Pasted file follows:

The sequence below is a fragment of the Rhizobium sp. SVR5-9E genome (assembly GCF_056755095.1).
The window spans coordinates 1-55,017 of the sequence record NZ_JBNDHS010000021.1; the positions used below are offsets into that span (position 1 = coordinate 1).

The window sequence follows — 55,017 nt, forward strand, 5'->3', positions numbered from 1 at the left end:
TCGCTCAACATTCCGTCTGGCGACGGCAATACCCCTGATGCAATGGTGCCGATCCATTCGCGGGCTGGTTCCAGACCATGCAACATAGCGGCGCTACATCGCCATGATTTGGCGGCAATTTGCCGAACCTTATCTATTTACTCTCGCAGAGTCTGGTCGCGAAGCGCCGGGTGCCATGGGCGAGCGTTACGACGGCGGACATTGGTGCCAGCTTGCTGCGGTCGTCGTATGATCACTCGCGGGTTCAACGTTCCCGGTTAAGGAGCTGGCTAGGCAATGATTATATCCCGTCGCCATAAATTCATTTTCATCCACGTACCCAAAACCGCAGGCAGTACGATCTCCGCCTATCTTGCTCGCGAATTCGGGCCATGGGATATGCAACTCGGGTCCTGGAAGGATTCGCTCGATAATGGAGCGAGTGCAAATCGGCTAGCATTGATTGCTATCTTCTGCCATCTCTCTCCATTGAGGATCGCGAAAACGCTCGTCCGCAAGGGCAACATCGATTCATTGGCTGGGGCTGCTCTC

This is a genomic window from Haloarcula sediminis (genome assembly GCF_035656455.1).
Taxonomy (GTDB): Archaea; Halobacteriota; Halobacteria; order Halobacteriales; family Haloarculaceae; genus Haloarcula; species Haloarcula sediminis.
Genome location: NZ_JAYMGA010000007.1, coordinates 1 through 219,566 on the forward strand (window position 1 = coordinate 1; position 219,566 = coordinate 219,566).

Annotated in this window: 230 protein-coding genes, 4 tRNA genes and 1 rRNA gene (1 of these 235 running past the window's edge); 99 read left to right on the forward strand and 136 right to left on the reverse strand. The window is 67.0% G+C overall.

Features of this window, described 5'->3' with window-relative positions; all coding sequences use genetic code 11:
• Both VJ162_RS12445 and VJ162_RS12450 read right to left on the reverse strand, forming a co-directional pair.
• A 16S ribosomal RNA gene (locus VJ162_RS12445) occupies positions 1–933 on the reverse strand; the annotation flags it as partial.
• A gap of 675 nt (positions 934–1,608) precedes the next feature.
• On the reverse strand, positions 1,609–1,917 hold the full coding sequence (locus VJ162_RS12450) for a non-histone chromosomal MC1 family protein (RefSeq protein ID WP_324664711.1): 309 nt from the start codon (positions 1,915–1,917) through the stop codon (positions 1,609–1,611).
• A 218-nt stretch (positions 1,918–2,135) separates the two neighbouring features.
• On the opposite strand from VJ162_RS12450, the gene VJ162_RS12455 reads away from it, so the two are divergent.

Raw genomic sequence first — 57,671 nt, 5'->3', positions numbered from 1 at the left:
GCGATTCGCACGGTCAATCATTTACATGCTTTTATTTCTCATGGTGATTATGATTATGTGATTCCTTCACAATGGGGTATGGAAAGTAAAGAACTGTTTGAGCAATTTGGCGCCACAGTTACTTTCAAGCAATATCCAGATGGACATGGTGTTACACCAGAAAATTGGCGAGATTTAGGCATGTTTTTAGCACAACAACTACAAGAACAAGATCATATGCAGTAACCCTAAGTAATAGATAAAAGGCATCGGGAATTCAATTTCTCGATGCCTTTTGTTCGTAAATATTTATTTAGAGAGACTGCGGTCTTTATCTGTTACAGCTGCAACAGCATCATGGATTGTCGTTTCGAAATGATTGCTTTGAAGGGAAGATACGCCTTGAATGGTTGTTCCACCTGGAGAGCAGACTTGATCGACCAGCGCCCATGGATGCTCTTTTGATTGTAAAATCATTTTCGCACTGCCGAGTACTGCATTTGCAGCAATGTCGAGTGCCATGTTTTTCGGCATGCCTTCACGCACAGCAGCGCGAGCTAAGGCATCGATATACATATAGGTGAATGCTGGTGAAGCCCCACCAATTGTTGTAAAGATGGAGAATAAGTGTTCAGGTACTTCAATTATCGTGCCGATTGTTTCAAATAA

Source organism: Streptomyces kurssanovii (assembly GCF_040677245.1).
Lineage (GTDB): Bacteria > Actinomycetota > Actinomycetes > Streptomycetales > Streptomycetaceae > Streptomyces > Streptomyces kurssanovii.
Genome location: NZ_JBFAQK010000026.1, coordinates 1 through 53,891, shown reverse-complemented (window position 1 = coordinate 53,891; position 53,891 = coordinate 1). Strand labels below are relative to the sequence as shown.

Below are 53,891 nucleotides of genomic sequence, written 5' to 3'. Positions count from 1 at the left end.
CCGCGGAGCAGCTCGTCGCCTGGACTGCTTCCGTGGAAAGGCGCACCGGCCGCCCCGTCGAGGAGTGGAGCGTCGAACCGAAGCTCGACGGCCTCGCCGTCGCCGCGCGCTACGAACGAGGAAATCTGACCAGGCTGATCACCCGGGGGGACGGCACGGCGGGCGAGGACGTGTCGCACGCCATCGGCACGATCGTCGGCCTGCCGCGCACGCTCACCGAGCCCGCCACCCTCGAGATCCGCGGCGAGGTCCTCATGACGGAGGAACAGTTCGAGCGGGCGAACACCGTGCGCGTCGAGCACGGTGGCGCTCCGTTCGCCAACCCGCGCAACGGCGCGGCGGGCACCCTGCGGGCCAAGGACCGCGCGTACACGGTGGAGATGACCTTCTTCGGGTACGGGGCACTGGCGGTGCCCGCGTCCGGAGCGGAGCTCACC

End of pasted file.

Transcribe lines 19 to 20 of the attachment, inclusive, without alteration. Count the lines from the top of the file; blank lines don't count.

Lineage (GTDB): Bacteria > Actinomycetota > Actinomycetes > Streptomycetales > Streptomycetaceae > Streptomyces > Streptomyces kurssanovii.
Genome location: NZ_JBFAQK010000026.1, coordinates 1 through 53,891, shown reverse-complemented (window position 1 = coordinate 53,891; position 53,891 = coordinate 1). Strand labels below are relative to the sequence as shown.